Fall marks the start of the 2019-20 flu season, predicted to be the most severe yet with H3N2 as the dominant strain—the same one that killed nearly 80,000 people last year, resulting in the longest flu season in a decade and one of the deadliest.
Regardless of the strain, the flu is a potentially serious disease that can lead to more severe complications—sinus and ear infections, bronchitis, and pneumonia—and worsen long-term medical conditions like congestive heart failure, asthma, or diabetes.
Flu-related complications often lead to higher levels of outpatient clinic and emergency room visits, hospitalization, and even death. Individuals especially at risk for complications include:
- Adults over 65
- Children six months to four years
- Adults and children with heart or lung disease
- People with compromised immune systems
- Pregnant women
While healthy habits like covering coughs and hand-washing can help stop the spread of highly contagious germs like the flu, the single best defense is through yearly vaccinations. According to the Centers for Disease Control and Prevention (CDC), “Flu vaccines cause antibodies to develop in the body about two weeks after vaccination. These antibodies provide protection against infection with the viruses that are used to make the vaccine.” Flu vaccines have an excellent safety record and have been a key factor in flu prevention for 50 years.
Contrary to what many believe, it is not possible to get the flu from a flu vaccine—the virus in the vaccine is either inactive or it’s a particle designed to mimic a flu virus. However, some people develop flu-like symptoms following a flu shot, most likely related to a reaction to the vaccine, a mismatched vaccine-to-virus, exposure to the flu during the two-week period before the vaccine takes effect, or other unrelated illnesses. Serious side effects are rare; mild side effects usually go away within a few days. If you’re skittish about needles, ask your doctor if you’re a candidate for the nasal spray vaccine (not recommended for children under two or people over 50).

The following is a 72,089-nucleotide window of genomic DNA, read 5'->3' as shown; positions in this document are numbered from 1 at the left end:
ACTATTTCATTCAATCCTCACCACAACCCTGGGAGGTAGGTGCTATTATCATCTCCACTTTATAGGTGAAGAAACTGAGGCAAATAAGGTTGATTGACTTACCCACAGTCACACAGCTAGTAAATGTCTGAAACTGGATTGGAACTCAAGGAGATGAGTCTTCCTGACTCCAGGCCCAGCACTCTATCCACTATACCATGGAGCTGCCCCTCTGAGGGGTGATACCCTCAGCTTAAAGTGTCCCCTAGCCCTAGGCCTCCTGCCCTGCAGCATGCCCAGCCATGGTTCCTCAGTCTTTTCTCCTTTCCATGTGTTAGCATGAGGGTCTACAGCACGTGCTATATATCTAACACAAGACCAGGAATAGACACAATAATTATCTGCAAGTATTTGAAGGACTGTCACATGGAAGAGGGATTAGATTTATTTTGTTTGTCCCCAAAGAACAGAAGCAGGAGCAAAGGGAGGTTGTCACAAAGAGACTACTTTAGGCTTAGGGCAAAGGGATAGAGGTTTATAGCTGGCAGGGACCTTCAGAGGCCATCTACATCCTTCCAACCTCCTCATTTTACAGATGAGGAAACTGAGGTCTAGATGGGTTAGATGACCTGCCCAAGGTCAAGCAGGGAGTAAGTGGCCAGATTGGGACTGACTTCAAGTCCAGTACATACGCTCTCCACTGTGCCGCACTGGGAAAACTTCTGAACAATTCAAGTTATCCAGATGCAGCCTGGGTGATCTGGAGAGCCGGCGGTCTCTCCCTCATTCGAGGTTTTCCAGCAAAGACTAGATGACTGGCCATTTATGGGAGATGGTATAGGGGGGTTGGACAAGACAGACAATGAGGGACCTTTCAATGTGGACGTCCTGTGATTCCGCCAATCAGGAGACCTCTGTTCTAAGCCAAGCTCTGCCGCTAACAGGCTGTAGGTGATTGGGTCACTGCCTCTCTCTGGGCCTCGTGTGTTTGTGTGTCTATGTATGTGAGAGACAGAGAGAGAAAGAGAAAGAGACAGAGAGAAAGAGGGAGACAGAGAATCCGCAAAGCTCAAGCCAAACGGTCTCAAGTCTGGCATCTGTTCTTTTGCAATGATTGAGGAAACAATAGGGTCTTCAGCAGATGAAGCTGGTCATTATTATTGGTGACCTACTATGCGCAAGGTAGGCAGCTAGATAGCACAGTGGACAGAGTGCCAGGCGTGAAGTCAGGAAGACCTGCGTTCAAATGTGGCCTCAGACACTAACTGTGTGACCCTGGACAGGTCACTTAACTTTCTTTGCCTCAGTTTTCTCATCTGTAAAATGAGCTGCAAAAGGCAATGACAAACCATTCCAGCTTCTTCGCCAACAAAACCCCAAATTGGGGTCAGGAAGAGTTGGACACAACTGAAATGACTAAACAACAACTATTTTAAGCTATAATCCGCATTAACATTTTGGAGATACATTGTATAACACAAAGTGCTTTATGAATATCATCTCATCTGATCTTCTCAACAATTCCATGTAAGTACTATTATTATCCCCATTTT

Check with your doctor before getting a flu shot if:
- You’re allergic to eggs
- You’ve ever had a severe reaction following a flu shot
While the flu shot can reduce the risk of getting the flu, there’s no guarantee you’ll sidestep the virus. If you start showing flu-like symptoms, it’s important to get tested immediately so you and your physician can start treatment with antiviral medications and diagnostic tests, if necessary, to stop the progression and prevent spreading the virus.
But, be prepared. Lab and imaging providers can vary in cost by hundreds or even thousands of dollars; costs that contribute to the more than $10.4 billion annually (on average) that Americans spend on flu-related medical expenses. Researching care options now—before you’re sick—will save you time and money if you get zapped by the flu.
If your preventive measures fail, Bluebook can help offset the costs of flu-related treatment and lower your out-of-pocket expenses by guiding you to affordable care. Our easy-to-use price and quality transparency tool helps you prevent overpaying for services by enabling you to locate and compare fair-priced high-quality providers near you.
With the 2019 flu season underway, it’s time to take preventive action by washing your hands often, covering coughs and getting a flu shot—available through a variety of providers and typically covered 100% by most insurance carriers. Regardless, the cost of a flu shot is minimal compared to the cost of treatment for flu-related complications.
But, if the flu knocks you off your feet, don’t let the cost of treatment burn a hole in your wallet, too.
Learn how Healthcare Bluebook can guide you to affordable options for high-quality healthcare today.